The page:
Early Bedtime in Preschool Years Might Prevent Obesity in Adolescence

Summary and Comment |
July 18, 2016

Early Bedtime in Preschool Years Might Prevent Obesity in Adolescence

  1. Christine M. Judge, MS

Kids going to bed before 8 p.m. were half as likely to become obese as kids staying up past 9 p.m.

  1. Christine M. Judge, MS

To determine whether putting preschoolers to bed early might reduce their risk for adolescent obesity, researchers assessed data from 977 U.S. children enrolled in a prospective cohort study at birth in 1991. Bedtime was reported by mothers when children were of preschool age, and body-mass index was assessed at age 15 years.

At a mean age of 4.7 years, 25% of children had bedtimes at or before 8 p.m., 50% between 8 and 9 p.m., and 25% after 9 p.m. After adjustment for maternal sensitivity (determined by observations of mother-child play interactions) and other factors, risk for adolescent obesity was reduced by half in children going to bed at or before 8 p.m., compared with those going to bed after 9 p.m. Nonwhite race/ethnicity, lower socioeconomic status, and lower maternal education were associated with later bedtimes.

Comment — Pediatrics and Adolescent Medicine

  1. Louis M. Bell, MD

Prospective studies show that short sleep duration in young children is associated with risks for obesity and parent- and teacher-reported behavioral difficulties. Unfortunately, the total sleep time was not reported in this study, so we cannot rule out the possibility that a regular routine — regardless of bedtime — along with adequate sleep duration are the key components to healthy sleep patterns during childhood. In these results, later bedtime might be a proxy for a lack of household routines. In our advice to parents, encouraging early bedtime is still probably the best approach to ensuring adequate sleep duration in young children.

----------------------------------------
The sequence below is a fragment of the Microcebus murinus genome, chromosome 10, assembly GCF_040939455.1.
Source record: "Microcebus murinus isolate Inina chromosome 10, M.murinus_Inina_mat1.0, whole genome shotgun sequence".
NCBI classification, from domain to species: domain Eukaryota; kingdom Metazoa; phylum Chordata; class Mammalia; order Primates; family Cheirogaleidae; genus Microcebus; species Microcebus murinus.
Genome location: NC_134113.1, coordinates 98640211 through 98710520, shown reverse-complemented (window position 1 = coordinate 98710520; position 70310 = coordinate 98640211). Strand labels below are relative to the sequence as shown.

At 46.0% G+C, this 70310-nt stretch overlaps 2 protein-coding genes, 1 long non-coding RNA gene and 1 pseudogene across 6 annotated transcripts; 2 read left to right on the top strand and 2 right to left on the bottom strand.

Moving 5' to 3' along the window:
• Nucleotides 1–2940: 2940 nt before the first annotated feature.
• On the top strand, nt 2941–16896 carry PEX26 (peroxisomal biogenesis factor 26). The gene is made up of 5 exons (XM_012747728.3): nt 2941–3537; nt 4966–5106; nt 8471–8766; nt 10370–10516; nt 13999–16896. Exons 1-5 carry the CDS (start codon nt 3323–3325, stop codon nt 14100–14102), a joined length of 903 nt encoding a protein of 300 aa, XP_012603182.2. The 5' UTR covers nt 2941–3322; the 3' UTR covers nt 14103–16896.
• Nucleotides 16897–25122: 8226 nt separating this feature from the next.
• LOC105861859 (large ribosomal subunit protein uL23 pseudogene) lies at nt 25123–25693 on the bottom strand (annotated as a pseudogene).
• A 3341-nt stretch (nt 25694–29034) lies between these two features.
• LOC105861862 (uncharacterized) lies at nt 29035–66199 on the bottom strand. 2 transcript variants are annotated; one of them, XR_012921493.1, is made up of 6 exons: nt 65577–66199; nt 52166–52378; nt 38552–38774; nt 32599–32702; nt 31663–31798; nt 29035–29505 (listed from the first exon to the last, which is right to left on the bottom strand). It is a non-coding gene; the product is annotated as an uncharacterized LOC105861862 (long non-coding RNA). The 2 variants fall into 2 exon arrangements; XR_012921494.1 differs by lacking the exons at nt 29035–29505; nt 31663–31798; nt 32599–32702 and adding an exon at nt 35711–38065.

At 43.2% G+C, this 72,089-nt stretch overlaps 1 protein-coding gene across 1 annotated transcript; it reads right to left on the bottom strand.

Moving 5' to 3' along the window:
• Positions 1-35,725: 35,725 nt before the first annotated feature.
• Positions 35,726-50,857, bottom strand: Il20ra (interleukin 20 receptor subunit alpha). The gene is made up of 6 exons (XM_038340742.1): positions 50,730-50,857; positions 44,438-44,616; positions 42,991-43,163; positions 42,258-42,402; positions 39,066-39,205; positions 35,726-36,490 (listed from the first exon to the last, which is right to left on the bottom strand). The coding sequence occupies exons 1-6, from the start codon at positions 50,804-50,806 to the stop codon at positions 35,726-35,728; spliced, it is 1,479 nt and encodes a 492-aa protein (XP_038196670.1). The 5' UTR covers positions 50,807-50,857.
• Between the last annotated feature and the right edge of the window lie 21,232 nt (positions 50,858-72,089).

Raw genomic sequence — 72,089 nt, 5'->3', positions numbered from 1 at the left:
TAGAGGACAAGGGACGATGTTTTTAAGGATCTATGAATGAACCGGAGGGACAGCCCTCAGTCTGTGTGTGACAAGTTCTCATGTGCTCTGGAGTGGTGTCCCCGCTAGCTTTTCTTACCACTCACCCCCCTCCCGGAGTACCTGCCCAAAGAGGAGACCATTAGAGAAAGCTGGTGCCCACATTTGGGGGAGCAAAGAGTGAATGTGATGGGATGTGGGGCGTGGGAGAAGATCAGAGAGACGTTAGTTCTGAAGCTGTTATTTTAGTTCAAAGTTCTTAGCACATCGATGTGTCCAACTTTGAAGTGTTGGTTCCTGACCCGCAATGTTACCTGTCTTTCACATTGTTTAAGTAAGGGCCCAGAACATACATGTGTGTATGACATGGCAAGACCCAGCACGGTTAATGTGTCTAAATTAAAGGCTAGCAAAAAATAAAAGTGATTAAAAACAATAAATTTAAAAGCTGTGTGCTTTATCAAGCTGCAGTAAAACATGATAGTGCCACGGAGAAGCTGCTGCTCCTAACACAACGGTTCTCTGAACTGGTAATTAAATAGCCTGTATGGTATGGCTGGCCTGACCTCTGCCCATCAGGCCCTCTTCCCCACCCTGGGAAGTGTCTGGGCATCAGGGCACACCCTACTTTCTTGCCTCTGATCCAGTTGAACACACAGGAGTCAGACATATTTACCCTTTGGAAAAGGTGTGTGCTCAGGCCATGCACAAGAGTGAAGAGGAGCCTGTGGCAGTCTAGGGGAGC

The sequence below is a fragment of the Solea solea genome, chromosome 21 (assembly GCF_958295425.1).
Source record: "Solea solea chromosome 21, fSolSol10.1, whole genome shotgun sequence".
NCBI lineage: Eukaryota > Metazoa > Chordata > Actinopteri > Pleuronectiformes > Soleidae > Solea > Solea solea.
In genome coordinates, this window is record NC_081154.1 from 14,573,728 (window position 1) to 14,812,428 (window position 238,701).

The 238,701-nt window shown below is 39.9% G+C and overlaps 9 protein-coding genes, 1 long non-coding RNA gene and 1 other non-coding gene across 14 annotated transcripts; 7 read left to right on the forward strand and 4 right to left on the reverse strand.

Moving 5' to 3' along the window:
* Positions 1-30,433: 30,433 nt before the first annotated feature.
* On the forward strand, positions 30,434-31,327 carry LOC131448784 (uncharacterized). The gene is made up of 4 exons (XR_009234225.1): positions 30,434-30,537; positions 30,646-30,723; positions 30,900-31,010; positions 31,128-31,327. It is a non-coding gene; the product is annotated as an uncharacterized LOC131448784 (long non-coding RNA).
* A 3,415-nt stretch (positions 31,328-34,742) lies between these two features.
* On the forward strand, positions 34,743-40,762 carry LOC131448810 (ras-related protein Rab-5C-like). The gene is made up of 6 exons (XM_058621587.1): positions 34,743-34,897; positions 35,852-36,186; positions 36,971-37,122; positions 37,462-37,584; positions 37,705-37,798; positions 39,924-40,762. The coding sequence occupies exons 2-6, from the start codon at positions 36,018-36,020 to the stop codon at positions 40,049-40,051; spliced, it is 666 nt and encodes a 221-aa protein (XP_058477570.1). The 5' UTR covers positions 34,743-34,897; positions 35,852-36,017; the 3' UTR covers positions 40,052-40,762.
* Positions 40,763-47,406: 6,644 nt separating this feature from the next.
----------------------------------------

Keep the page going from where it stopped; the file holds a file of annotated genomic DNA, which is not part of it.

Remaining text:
Editor Disclosures at Time of Publication

  • Disclosures for Louis M. Bell, MD at time of publication Grant / Research support NIH Institutional Clinical and Translational Science Award; Agency for Healthcare Research and Quality National Center for Pediatric Practice Based Research Learning; Patient-Centered Outcomes Research Institute Editorial boards Current Problems in Pediatric Adolescent Healthcare (Associate Editor)

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Reader Comments (2)

BRYAN SIEGFRIED Physician, Family Medicine/General Practice, Rural Health Clinic

Could there be a bias here? Possibly parents who are more conscientious about bed times are also more conscientious about diet and activity? OTOH, possibly encouraging a routine of early bedtime is a simple, concrete step that will help empower parents to have more regimen in other facets of their childrens' lives.

Lindsey.Anderson Other Healthcare Professional

Interesting

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